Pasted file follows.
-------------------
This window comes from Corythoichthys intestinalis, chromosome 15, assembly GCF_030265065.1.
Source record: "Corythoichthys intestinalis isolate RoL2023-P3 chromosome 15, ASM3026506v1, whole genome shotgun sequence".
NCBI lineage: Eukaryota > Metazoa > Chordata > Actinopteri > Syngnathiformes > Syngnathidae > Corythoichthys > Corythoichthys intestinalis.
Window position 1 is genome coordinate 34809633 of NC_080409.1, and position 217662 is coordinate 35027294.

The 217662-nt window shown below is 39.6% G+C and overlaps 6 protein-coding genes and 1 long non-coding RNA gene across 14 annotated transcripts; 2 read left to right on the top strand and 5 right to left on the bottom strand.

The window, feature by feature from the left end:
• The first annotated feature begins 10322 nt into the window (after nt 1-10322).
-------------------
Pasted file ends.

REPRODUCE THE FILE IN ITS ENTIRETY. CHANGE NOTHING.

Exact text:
This window comes from Corythoichthys intestinalis, chromosome 15, assembly GCF_030265065.1.
Source record: "Corythoichthys intestinalis isolate RoL2023-P3 chromosome 15, ASM3026506v1, whole genome shotgun sequence".
NCBI lineage: Eukaryota > Metazoa > Chordata > Actinopteri > Syngnathiformes > Syngnathidae > Corythoichthys > Corythoichthys intestinalis.
Window position 1 is genome coordinate 34809633 of NC_080409.1, and position 217662 is coordinate 35027294.

The 217662-nt window shown below is 39.6% G+C and overlaps 6 protein-coding genes and 1 long non-coding RNA gene across 14 annotated transcripts; 2 read left to right on the top strand and 5 right to left on the bottom strand.

The window, feature by feature from the left end:
• The first annotated feature begins 10322 nt into the window (after nt 1-10322).